Australia and Nauru urged to help sex assault victim

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UN Human Rights Office spokesperson Rupert Colville said the victim of the alleged rape remains afraid of reprisals by her attacker on the island of Nauru. Photo: UN/Jean-Marc Ferré

Authorities in Australia and the Pacific Ocean state of Nauru faced calls on Tuesday to help a Somali woman who was allegedly raped on the tiny island nation, amid concerns about her fragile mental and physical condition.

UN human rights office, OHCHR, said that the woman, who's identified only as "Abyan", is now 15 weeks pregnant and deeply traumatised by what has happened.

OHCHR said it is aware of a growing number of sexual assault and rape allegations since Australia restarted its policy of transferring asylum seekers to Nauru for processing in 2012.

Daniel Johnson has more.

UN human rights office (OHCHR) spokesperson Rupert Colville told journalists in Geneva that the alleged attack on the Somali woman in Nauru was not an isolated case.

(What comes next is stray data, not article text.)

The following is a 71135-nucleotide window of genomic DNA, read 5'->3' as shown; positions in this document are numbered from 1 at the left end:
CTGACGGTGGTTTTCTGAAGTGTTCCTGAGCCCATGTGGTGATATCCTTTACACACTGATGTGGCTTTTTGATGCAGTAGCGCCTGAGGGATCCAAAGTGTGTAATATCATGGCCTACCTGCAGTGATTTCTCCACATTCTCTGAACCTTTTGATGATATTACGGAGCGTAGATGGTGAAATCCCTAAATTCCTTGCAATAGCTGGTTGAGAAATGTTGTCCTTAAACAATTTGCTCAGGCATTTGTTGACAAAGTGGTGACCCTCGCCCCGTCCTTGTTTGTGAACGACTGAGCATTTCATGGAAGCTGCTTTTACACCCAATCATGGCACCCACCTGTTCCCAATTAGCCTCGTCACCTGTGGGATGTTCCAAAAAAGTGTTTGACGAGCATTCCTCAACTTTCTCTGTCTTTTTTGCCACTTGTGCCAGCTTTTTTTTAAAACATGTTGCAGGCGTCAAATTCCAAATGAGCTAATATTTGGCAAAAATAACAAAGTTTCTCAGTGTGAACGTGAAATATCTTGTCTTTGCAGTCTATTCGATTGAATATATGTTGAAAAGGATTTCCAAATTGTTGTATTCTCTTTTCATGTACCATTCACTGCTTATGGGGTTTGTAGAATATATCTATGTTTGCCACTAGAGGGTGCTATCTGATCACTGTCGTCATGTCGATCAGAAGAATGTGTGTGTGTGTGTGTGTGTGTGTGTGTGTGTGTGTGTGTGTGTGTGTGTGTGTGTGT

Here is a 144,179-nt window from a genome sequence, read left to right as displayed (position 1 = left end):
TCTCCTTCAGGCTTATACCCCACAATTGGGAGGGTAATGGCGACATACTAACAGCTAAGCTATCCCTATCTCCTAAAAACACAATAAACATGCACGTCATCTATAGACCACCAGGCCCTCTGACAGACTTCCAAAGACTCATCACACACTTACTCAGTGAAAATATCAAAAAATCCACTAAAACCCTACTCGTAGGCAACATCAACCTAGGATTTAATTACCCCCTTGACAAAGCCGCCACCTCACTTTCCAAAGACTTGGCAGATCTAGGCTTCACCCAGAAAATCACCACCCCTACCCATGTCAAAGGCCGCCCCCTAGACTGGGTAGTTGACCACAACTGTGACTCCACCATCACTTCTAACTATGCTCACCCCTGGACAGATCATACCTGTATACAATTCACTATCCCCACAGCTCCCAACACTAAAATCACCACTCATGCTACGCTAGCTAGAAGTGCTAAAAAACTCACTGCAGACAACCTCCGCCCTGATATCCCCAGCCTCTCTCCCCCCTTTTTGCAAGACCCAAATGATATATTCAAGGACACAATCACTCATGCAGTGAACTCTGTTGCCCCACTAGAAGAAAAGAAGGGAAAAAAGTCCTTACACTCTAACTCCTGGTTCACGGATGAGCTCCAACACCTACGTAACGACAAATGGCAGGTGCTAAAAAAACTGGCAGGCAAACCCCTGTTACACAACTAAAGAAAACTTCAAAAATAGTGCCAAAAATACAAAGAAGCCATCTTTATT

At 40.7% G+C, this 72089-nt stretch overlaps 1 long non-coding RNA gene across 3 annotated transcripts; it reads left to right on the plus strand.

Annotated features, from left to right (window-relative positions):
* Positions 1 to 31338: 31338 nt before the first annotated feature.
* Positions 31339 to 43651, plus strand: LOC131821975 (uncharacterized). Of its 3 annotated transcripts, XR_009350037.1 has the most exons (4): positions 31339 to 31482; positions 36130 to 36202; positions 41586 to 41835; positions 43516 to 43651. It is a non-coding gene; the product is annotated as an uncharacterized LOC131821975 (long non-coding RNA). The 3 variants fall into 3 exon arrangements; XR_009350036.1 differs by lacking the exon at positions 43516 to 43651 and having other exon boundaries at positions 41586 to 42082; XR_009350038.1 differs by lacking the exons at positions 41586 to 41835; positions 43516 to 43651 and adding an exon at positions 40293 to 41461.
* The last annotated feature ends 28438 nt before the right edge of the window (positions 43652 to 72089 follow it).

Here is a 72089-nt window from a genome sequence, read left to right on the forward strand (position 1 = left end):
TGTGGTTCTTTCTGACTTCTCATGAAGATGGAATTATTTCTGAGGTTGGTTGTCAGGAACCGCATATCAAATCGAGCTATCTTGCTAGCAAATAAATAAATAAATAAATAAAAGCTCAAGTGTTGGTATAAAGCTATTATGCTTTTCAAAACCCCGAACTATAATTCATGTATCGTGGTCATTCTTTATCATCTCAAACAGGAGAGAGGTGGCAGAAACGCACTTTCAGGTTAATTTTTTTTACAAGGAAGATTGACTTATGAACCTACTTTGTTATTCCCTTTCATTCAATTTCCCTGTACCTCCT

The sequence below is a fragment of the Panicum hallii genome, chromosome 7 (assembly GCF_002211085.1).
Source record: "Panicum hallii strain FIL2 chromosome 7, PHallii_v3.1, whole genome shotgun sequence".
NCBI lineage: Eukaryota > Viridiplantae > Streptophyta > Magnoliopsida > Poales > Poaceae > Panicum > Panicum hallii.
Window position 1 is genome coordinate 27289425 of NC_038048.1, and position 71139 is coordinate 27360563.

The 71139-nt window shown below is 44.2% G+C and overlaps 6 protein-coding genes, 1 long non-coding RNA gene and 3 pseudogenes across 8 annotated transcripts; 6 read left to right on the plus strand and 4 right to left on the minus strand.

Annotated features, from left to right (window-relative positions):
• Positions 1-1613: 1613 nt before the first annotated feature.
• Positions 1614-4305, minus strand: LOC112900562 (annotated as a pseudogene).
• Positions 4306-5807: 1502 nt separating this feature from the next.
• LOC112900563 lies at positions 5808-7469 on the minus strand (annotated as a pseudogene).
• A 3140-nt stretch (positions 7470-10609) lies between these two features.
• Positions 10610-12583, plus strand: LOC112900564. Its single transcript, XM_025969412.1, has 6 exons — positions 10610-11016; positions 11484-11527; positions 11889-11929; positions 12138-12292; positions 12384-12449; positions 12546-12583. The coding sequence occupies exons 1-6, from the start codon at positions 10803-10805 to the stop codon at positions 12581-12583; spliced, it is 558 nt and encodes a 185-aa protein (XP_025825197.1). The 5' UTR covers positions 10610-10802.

He added that the victim, who's been given the pseudonym "Abyan" to protect her identity, is now nearly four months pregnant.

She was returned 11 days ago from Australia to Nauru without a termination having taken place, Colville said, adding that the woman had no chance of an abortion on Nauru.

"She's in a very fragile mental and physical condition and is deeply traumatised by her experiences … She has refused to give information to the Nauru police about her attacker because she is understandably afraid of reprisals."

Home to around eleven hundred asylum-seekers and refugees and less than 10,000 islanders, Nauru is nearly 3,000 kilometres off Australia's northern coastline.

Along with Papua New Guinea, Nauru provides Australia what the UN has described as "offshore processing centres" for asylum-seekers.

UN Human Rights Office spokesperson Colville expressed concern that the perpetrators of other alleged attacks have not been caught, before adding that some of those sheltering on Nauru are in such distress that they say they would rather die than stay on the island.

Daniel Johnson, United Nations, Geneva.

Duration: 1’14″


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